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Int J Stem Cells. 2017 Nov 30;10(2):160-168. doi: 10.15283/ijsc17014.

Treatment with Allogenic Mesenchymal Stromal Cells in a Murine Model of Systemic Lupus Erythematosus.

Author information

1
Rheumatology Unit, Department of Clinical and Experimental Medicine, University of Pisa, Pisa, Italy.
2
Universitätsmedizin Berlin, corporate member of Freie Universität Berlin, Humboldt-Universität zu Berlin, and Berlin Institute of Health, iPATH. Berlin, core unit of the Charité. Berlin, Germany.
3
Haematology Unit, Department of Clinical and Experimental Medicine, University of Pisa, Pisa, Italy.

Abstract

Objective:

Pre-clinical and uncontrolled studies in patients with systemic lupus erythematosus (SLE) showed that mesenchymal stromal cells (MSCs) have a potential therapeutic role in refractory cases. The optimal therapeutic strategy in these patients remain to be elucidated. Our aim was to test the hypothesis that repeated administrations of 1×106/kg body weight of allogenic MSCs, that is a significantly lower dosage with respect to the fixed 1×106 MSC used in animal models, can be effective in improving the clinical course of a murine SLE model.

Methods:

Bone marrow derived MSCs were obtained from 12-week-old C57BL/6J mice. Seventy-five 8 weeks old female NZ mice were randomly assigned to receive via caudal vein the following alternative treatments: 1) single infusion of 106 MSCs/kg body weight at 18 weeks of age (NZs18) or at at 22 weeks of age (NZs22); 2) multiple monthly infusions of 106 MSCs/kg body weight starting at 18 weeks of age (NZM18) or at 22 weeks of age (NZM22); 3) saline infusions (NZc) Fifteen 8 weeks old C57BL/6J mice (Envigo, Huntingdon, UK) were used as untreated controls (C). Weekly, body weight was recorded and twenty-four hour urines were collected by metabolic cages for each animal; proteinuria was detected by dipstick analysis. At sacrifice, peripheral blood samples were collected from mice and anti-dsDNA antibodies were detected by enzyme immunoassorbent assay (ELISA) method using commercial kits. At sacrifice, kidneys were analyzed for histopathology and immunohistochemical analysis for B220, CD4, MPO, CD4Foxp3, F40/80 infiltration was performed.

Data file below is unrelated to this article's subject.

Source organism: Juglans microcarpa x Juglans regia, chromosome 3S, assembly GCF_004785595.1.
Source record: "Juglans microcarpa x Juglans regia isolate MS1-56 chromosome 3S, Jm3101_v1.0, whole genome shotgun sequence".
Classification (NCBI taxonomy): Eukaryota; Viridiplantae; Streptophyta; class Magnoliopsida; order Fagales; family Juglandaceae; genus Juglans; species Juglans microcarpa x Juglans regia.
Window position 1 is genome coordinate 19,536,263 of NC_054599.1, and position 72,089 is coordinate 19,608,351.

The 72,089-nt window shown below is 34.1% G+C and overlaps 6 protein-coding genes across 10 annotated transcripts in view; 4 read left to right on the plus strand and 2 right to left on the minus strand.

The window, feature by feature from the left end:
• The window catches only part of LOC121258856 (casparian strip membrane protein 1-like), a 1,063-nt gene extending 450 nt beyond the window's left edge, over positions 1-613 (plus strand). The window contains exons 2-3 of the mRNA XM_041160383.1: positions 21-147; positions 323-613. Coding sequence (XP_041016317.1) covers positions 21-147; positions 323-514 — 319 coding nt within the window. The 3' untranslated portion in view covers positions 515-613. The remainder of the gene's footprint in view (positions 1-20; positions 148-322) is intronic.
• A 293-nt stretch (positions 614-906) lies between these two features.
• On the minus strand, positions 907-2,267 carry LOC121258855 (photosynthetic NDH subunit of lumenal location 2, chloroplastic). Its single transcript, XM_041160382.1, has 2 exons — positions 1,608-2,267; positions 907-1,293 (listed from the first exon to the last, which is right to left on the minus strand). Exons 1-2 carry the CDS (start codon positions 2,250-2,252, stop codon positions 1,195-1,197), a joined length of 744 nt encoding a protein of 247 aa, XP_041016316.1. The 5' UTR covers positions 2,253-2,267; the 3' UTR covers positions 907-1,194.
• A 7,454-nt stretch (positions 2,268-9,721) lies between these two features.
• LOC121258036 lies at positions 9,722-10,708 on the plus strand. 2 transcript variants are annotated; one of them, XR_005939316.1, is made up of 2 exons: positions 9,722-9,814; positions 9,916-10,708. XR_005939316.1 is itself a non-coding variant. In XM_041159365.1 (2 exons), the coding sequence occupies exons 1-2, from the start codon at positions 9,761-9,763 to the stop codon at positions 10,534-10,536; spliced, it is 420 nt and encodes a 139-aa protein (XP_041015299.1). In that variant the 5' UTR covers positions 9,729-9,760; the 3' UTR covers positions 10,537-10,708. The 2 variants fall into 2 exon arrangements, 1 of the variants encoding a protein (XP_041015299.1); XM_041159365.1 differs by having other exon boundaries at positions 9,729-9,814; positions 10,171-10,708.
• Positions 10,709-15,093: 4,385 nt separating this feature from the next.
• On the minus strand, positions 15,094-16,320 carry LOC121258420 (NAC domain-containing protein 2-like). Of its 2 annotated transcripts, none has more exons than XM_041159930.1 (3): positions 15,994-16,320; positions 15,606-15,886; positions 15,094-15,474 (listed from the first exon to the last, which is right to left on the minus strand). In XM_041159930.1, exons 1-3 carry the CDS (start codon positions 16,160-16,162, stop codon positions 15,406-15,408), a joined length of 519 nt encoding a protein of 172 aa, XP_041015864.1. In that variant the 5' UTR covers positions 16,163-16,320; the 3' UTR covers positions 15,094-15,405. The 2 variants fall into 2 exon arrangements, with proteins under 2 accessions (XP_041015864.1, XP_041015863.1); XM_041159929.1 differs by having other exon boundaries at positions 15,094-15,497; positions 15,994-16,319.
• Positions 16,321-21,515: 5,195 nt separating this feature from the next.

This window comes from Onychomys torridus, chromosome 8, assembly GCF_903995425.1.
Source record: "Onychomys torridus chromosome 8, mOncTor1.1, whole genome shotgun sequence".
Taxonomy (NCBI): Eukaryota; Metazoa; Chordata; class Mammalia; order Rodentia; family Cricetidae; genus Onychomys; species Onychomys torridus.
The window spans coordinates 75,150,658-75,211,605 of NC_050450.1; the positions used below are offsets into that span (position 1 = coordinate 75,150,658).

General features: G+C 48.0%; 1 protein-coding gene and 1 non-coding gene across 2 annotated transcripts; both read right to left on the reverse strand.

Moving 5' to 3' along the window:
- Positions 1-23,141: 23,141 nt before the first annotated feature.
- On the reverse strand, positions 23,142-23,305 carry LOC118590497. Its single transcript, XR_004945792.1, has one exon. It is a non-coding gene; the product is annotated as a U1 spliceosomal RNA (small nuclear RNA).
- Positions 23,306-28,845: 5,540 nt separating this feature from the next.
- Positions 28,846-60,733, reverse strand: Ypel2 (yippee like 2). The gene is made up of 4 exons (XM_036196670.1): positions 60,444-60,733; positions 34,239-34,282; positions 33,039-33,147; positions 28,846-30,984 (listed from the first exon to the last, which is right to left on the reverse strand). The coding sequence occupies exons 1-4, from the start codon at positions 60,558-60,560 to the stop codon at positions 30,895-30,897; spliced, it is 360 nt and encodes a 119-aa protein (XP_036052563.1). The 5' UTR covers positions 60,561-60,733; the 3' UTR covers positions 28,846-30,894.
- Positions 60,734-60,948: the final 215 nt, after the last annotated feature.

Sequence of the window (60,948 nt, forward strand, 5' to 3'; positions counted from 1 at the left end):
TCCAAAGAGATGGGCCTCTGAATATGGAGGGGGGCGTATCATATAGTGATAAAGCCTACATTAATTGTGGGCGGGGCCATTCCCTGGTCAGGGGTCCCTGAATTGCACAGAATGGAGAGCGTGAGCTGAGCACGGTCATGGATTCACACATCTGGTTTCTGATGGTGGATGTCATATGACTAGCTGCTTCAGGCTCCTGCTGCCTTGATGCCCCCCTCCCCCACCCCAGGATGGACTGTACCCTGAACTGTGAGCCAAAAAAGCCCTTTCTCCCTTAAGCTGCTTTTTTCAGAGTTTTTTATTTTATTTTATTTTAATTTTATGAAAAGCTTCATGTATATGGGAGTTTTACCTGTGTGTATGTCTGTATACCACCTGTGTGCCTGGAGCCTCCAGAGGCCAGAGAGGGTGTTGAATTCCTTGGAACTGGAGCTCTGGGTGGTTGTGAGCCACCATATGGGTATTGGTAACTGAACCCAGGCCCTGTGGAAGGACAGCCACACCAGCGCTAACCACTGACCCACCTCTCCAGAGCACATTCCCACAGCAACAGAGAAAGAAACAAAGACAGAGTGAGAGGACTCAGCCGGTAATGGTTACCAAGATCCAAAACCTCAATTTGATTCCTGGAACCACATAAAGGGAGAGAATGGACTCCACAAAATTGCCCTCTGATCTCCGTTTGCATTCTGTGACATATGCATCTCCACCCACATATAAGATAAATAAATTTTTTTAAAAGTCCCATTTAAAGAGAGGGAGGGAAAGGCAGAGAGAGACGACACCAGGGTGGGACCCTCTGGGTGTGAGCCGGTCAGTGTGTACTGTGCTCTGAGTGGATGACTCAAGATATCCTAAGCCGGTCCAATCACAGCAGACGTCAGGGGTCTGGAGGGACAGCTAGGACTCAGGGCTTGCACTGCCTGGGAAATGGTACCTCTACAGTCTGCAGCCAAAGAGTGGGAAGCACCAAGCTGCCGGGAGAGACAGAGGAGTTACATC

Results:

Proteinuria occurrence was delayed NZS and NZM mice, no differences were observed in anti-dsDNA autoantibody titer among the groups at the different time-points; at 36 weeks, no significant differences were observed in term of nephritis scores. Inflammatory cells deposition (MPO and F4/80 positive cells) in NZM was significantly higher than in NZ and NZS. An overexpression of B lymphocytes (B220) was found in NZM while T regulatory cells (CD4 Foxp3 cells) were reduced in both NZS and NZM with respect to NZc.

Conclusions:

Overall, our study failed to show a positive effect of a treatment with murine MSCs in this model and, for some aspects, even deleterious results seem to be observed.

KEYWORDS:

Animal model; Lupus nephritis; Mesenchymal stromal cells; Systemic lupus erythematosus

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